American V-Twin Service, Performance, and Repair
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                         Tech Tips
 
                       

Welcome to tech tips.  We will cover a variety of issues including maintenance, performance, and customizing.  The topic on this page will be changed periodically, however you can download other tips located at the bottom of this page. You can also find our tech tips in Thunder Roads Magazine and the A.B.A.T.E. monthly news paper, The Bailingwire.


 

Coiled Up (Part II)

   Last month we talked about the ignition coil, how to identify different types, and the applications to different model years.  We can expand a little further with the model year discussion by identifying the coil’s role in the different types of ignitions systems, stock and aftermarket.

   Before we get on topic, a brief explanation of how ignition coils do what they do is in order.  From the ignition switch, via some form of circuit protection (circuit breaker, fuse), 12 VDC (volts direct current) connects to one side of the coil’s primary side.  The other side is connected to the ignition component (points, ignition module).  In the case of the breaker points system, current is passed through the contacts to ground.  The current flow through the coil generates a magnetic field on the primary side until the points are opened via engine rotation.  When the contacts open or “break” the ensuing collapse of the magnetic field induces a high voltage output through the coil’s secondary (spark plug side).  The amplifying effect is remarkable.  The 12 VDC is boosted to tens of thousands of volts in early systems, and well north of 40 thousand volts in modern electronic versions.  That is the energy required to jump a spark across the spark plug electrodes.  Post 1979, electronic ignition replaced points.  In lieu of mechanical contacts providing the switching function to ground, the ignition module provides the same via electronics.  Very cool!

   The first few years of HD electronic ignition systems were not good ones.  The V-Fire was problematic and the aftermarket found a niche.  While many folks were converting their bikes back to points, new products were coming to surface from the likes of Crane, Compufire, and others.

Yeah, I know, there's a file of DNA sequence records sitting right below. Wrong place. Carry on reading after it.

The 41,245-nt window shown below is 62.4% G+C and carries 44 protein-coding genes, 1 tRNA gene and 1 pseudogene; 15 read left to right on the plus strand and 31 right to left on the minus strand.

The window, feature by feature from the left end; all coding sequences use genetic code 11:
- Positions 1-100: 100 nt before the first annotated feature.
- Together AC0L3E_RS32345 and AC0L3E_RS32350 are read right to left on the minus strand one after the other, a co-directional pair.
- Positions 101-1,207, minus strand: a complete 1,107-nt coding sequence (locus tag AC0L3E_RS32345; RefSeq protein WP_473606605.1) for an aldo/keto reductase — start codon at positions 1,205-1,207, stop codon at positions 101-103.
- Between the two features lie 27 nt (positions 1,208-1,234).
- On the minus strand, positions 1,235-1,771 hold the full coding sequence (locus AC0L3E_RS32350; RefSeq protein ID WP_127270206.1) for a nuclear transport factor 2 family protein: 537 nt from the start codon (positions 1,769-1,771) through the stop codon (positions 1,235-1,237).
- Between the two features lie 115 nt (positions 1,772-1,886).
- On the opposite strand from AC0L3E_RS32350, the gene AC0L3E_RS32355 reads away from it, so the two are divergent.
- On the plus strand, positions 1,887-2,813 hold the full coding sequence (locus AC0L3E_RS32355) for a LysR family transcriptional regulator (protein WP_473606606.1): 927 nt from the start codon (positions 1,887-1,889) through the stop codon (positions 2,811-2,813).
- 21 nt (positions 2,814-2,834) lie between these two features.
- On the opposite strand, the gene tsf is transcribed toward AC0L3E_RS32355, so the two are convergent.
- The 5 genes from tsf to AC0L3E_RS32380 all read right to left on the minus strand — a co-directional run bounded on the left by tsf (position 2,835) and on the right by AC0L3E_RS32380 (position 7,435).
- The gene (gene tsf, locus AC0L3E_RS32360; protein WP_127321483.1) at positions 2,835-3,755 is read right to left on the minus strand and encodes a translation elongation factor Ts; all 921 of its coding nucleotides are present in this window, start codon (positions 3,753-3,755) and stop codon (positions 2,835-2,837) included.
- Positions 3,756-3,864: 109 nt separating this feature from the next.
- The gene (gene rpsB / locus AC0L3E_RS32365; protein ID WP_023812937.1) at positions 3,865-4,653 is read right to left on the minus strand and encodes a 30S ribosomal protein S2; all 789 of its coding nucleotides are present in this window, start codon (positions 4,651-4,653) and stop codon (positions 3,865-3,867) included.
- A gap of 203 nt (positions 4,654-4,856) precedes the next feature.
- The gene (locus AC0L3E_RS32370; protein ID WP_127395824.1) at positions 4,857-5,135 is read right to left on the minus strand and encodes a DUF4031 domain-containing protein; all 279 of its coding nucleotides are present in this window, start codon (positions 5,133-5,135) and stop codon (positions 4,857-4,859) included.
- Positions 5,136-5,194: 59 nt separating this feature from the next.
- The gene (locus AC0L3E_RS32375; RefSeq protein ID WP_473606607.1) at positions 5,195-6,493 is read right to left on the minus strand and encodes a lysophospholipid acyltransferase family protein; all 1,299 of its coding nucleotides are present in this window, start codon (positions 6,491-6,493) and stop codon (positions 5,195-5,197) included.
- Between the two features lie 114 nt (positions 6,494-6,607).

One other fun fact is that HD changed their systems from dual fire (both cylinders fire spark simultaneously, one is wasted) to single fire in 1999.  Taking a nod from the aftermarket which introduced this technology many years prior, The Motor Company gave us a much improved ignition system.  Dual fire coils will have two terminal primaries while single fire will have three. The 99 and later went to an enclosed weather proof plug.

   Now we can discuss troubleshooting.  We know that earlier ignition systems used breaker points to time the spark. The coils that provided the energy for that spark were a 5 ohm coil.  When The Motor Company introduced electronic ignition (1980), the coil’s primary resistance was reduced to 4 ohms.  In 1985, higher energy systems utilized a 3 ohm coil.  The lower resistances of the coils allowed for increased current flow with a resulting increase in output.  Furthermore, 1999 Twin Cams and 2004 and later Sportys use coils with less than an ohm on the primary.

   How do you know when a coil is bad?  The two basic rules of troubleshooting are the presence of spark and fuel.  When you ground your plugs and roll the engine and there’s no spark, keep in mind that more times than not it’s a bad connection.  When we roll around on a paint shaker on two wheels we have to expect connection issues!  Check everything around the coil first.  The good book calls for resistance checks on the primary and secondary sides of the coil.  The results of this test can be deceiving. The primary side should read as discussed previously. Depending on the application, a few tenths of an ohm (late models) to five ohms (early systems) will do.  The secondary side will read in the tens of thousands of ohms (check your service manual for specific parameters).  The trick to resistance readings is that a bad reading (open circuit or resistance that is way out of spec) will be indicative of a faulty coil, but good readings are not necessarily proof positive that the coil is good.  If your resistance readings are good, conduct a dynamic test of the coil using a grounding tool.  HD service literature describes how to put one of these together and the procedure to use it.  It’s basically a ground wire with a capacitor connected in parallel. This allows you to observe the function of the coil as if the bike was running.  After all of this testing, and all proves positive, there is still the possibility that the coil malfunctions only under certain conditions.  For example, we had a bike come in the shop that would misfire at the 3500 RPM range.  Above or below that engine speed, it ran great.  If we were to test the coil by any means previously described, all would seem good.  What we discovered was that particular RPM developed a resonance that would cause the coil to shut down.  We could postulate that there was a break in the coil of wire that would remain intact under most conditions to pass the requisite amount of current to function as designed, but once the vibration reached a certain level, the connection would break and down she goes!

   Hopefully this gives you a better understanding of how coils work and a bit of troubleshooting knowledge that will save you some time and money.  The logical flow of diagnostics can keep you from buying expensive parts to replace something that may not be faulty.  Modern service literature from Harley-Davidson is well written.  Use the flow charts and be patient!

Ride safe!